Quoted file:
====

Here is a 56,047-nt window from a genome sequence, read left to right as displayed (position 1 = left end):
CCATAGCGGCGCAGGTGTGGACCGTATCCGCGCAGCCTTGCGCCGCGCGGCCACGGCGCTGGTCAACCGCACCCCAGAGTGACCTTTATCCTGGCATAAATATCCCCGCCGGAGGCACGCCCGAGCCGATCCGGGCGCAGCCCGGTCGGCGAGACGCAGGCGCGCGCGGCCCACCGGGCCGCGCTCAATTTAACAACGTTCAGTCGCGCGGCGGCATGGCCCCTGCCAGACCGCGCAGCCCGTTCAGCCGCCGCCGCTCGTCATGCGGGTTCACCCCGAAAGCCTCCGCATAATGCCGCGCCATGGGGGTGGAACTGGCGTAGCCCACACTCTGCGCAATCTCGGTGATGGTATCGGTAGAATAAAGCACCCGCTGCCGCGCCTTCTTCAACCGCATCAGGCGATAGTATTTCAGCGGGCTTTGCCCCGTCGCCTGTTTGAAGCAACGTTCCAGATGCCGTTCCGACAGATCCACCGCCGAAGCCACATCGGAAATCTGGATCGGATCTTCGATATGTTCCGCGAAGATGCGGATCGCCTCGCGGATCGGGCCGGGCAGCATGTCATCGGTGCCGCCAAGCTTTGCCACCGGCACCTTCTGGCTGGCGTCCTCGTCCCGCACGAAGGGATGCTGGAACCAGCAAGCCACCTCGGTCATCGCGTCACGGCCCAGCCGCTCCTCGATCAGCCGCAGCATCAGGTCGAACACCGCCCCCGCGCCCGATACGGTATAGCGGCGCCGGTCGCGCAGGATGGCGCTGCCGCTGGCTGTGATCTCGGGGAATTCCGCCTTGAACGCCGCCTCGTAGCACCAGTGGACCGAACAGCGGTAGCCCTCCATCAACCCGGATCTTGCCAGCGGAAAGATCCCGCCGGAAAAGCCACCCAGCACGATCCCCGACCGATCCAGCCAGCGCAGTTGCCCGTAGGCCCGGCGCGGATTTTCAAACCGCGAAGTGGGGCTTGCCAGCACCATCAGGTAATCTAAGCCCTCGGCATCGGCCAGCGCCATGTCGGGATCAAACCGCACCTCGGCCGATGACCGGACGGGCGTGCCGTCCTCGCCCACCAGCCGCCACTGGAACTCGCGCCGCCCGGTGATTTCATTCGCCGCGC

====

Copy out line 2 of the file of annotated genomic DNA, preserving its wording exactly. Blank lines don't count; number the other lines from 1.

CCATAGCGGCGCAGGTGTGGACCGTATCCGCGCAGCCTTGCGCCGCGCGGCCACGGCGCTGGTCAACCGCACCCCAGAGTGACCTTTATCCTGGCATAAATATCCCCGCCGGAGGCACGCCCGAGCCGATCCGGGCGCAGCCCGGTCGGCGAGACGCAGGCGCGCGCGGCCCACCGGGCCGCGCTCAATTTAACAACGTTCAGTCGCGCGGCGGCATGGCCCCTGCCAGACCGCGCAGCCCGTTCAGCCGCCGCCGCTCGTCATGCGGGTTCACCCCGAAAGCCTCCGCATAATGCCGCGCCATGGGGGTGGAACTGGCGTAGCCCACACTCTGCGCAATCTCGGTGATGGTATCGGTAGAATAAAGCACCCGCTGCCGCGCCTTCTTCAACCGCATCAGGCGATAGTATTTCAGCGGGCTTTGCCCCGTCGCCTGTTTGAAGCAACGTTCCAGATGCCGTTCCGACAGATCCACCGCCGAAGCCACATCGGAAATCTGGATCGGATCTTCGATATGTTCCGCGAAGATGCGGATCGCCTCGCGGATCGGGCCGGGCAGCATGTCATCGGTGCCGCCAAGCTTTGCCACCGGCACCTTCTGGCTGGCGTCCTCGTCCCGCACGAAGGGATGCTGGAACCAGCAAGCCACCTCGGTCATCGCGTCACGGCCCAGCCGCTCCTCGATCAGCCGCAGCATCAGGTCGAACACCGCCCCCGCGCCCGATACGGTATAGCGGCGCCGGTCGCGCAGGATGGCGCTGCCGCTGGCTGTGATCTCGGGGAATTCCGCCTTGAACGCCGCCTCGTAGCACCAGTGGACCGAACAGCGGTAGCCCTCCATCAACCCGGATCTTGCCAGCGGAAAGATCCCGCCGGAAAAGCCACCCAGCACGATCCCCGACCGATCCAGCCAGCGCAGTTGCCCGTAGGCCCGGCGCGGATTTTCAAACCGCGAAGTGGGGCTTGCCAGCACCATCAGGTAATCTAAGCCCTCGGCATCGGCCAGCGCCATGTCGGGATCAAACCGCACCTCGGCCGATGACCGGACGGGCGTGCCGTCCTCGCCCACCAGCCGCCACTGGAACTCGCGCCGCCCGGTGATTTCATTCGCCGCGC